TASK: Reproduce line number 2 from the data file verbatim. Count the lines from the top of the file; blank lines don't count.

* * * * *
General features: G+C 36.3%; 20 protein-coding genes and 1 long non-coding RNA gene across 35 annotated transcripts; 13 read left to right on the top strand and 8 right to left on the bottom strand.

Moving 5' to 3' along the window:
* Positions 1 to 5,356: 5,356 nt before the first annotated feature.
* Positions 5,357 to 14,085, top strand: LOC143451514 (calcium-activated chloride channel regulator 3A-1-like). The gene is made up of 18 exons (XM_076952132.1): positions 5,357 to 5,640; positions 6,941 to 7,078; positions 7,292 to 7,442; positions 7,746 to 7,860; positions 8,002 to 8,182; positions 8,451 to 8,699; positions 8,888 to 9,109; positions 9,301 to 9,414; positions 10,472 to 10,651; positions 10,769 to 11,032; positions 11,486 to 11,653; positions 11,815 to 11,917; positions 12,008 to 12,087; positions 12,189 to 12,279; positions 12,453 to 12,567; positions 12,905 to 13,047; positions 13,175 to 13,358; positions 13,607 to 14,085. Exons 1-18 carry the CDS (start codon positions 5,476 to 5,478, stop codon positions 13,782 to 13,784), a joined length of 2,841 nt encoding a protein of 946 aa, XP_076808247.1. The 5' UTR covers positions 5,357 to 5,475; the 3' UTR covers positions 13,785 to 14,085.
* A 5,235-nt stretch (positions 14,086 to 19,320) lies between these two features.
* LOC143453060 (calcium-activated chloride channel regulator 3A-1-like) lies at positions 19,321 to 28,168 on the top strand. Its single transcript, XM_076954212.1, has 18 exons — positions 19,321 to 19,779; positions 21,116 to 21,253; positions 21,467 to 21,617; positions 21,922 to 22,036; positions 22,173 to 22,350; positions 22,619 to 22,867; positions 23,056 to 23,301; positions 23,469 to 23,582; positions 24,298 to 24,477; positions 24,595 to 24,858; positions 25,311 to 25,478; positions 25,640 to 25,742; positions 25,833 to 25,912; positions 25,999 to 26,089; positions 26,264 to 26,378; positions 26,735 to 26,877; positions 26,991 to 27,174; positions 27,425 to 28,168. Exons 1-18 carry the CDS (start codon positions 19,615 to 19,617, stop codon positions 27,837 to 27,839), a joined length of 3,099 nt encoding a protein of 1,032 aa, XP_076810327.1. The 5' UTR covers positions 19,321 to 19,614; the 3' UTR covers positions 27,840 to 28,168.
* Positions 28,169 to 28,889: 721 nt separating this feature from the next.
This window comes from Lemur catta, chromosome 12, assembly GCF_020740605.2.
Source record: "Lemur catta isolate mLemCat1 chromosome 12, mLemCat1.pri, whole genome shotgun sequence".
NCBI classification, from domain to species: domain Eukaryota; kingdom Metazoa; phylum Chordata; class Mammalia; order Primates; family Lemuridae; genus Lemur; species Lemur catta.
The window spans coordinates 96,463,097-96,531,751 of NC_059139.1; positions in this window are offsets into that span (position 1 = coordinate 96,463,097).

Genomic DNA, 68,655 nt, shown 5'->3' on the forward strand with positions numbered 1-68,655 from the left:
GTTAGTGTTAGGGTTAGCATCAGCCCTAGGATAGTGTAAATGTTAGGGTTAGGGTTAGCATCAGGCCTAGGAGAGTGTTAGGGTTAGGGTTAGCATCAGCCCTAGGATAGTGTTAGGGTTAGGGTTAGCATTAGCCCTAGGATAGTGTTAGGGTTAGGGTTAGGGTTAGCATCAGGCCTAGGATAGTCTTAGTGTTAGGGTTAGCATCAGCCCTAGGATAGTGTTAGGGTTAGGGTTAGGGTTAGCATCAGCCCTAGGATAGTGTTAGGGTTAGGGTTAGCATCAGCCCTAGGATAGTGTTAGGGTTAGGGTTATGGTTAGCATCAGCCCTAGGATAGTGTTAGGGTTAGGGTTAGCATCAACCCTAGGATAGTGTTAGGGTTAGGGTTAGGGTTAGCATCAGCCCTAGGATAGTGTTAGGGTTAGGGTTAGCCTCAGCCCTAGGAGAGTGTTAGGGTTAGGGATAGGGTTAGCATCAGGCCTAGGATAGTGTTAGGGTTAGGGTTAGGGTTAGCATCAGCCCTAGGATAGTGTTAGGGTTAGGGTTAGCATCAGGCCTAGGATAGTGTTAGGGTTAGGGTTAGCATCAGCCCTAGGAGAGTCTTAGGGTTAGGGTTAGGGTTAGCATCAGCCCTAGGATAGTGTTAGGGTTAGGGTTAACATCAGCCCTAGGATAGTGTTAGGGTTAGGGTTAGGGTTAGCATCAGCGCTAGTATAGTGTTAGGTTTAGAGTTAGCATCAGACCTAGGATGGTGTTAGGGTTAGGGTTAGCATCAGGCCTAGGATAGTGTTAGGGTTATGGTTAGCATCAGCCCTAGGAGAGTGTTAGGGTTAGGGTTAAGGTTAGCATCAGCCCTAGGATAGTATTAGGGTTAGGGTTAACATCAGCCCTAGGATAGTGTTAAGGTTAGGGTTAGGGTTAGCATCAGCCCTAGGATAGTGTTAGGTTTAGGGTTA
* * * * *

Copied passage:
Moving 5' to 3' along the window: